How Do I Know If I Need A New Roof?
In regards to asphalt shingles in the Southeastern U.S., many people ask me how they can tell if they need a new roof or not. I hear from homeowners things such as:
- "None of my neighbors have had to have their roof changed yet, so I probably don't either"
- "My roof isn't leaking, so it's fine"
- "My house is only 12 years old and I have 30-year architectural shingles, so I know it's not ready"
These beliefs, and many more, often cause homeowners to wait longer than they should when it comes to re-roofing their home. Let's take a look at each one of these thought processes, and bring logic into the picture.
"None of my neighbors have had to have their roof changed yet, so I probably don't either".
The fact of the matter is that most roofs are different from each other. Even when homes of the same floor plan are built in the same neighborhood by the same builder at the same time, each of these individual roofs can age and or perform differently than one another. Here is a sample list of some of the factors that may cause similar roofs to age differently:
a. Different Brands of Shingles
Sometimes builders will buy whatever is the cheapest product they can get at the start of each home. Different brands can perform and age differently.
b. Different Roof Elevations
Similarly built homes, even those with the same floor plan, can have different shaped roofs. One might have decorative dormers or gables, while another may be a full hip roof (all eaves are parallel to the ground). Different roof elevations can vent and or hold heat differently. Ventilation is a key factor in the lifespan of a roof.
c. Shade Factors
Shade trees, properly situated, can help extend the lifespan of a roof by blocking direct sun and heat. In hotter climates, heat can be among the worst of enemies for asphalt shingles.
Shade trees that are situated too close to a home, or overhanging the roof, can cause shingles to become deteriorated. Also, there is a risk of falling branches and limbs which can cause severe damage to even the newest of roofs.
"My roof isn't leaking, so it's fine"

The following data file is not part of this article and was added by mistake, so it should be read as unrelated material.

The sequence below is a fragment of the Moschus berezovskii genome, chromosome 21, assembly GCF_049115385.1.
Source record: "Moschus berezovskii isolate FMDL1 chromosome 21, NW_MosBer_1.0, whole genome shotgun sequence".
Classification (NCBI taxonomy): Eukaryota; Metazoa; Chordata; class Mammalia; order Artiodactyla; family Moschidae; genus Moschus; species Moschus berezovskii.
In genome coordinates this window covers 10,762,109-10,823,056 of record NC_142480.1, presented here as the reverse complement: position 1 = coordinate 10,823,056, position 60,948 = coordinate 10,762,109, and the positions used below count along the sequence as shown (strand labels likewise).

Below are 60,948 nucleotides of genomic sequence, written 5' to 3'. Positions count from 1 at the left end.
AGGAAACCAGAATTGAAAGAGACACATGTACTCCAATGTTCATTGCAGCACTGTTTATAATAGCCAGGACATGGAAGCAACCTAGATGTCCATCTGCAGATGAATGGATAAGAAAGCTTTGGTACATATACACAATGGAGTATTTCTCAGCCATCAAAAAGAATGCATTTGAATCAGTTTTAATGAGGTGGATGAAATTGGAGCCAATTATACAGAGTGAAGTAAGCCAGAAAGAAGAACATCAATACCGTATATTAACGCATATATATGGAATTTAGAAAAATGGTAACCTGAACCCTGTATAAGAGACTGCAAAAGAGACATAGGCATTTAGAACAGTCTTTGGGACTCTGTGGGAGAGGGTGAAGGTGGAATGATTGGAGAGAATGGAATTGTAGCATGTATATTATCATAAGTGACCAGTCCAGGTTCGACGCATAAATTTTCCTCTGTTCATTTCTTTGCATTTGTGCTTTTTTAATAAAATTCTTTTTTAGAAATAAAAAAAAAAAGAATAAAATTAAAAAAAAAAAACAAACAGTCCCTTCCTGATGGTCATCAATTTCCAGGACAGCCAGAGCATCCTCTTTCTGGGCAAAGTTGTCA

Leaky roofs are only one of many signs that it is the right time for a re-roof. Think of it this way ... You don't wait until you hear metal clanging around in your vehicle's motor before you change the oil, so why would you wait until you have roof leaks before you change your roof?
Once a roof begins to have leaks and other problems, your re-roof project will most likely cost you more money than normal, due to rotten wood, wet insulation, deteriorated plaster or drywall, etc. Not to mention, roofing rarely gets less expensive as time goes on. Most likely, the longer you wait, the more it will cost, for many reasons.
"My house is only 12 years old and I have 30-year architectural shingles, so I know it's not ready"
This is a common misconception. The number of years associated with a shingle have much more to do with the warranty rather than the expected lifespan.
In fact, there is a good chance that those same "30-year Architectural Shingles" are being marketed by the manufacturer today as "Lifetime Architectural Shingles," and sometimes with little to no change. Breaking down a shingle warranty; now that's a subject for another time!
A properly installed roof covering, comprised of a complete manufacturer's "System," proper ventilation, and a well-designed roof shape can yield a roof that will last for many years longer than one in which shortcuts are taken and or corners are cut in order to keep costs down.
Everyone wants a good deal, you have to decide what that means to you. Is a good deal a cheap roof that may last 10-15 years? ... or one that may cost 20% more but last twice as long with a more complete warranty?
Check a Roofing Contractor's credentials. Remember, the best shingle in the whole world won't amount to much if it isn't installed properly. Look for a Contractor who is not only State Certified, but also certified with a reputable shingle manufacturer.
Often times, this manufacturer certification will enable your contractor to extend an enhanced warranty to you that may include more complete warranty coverage from the manufacturer rather than that manufacturer's standard warranty.
For most Americans, your home is your most valuable investment, treat it that way starting at the top!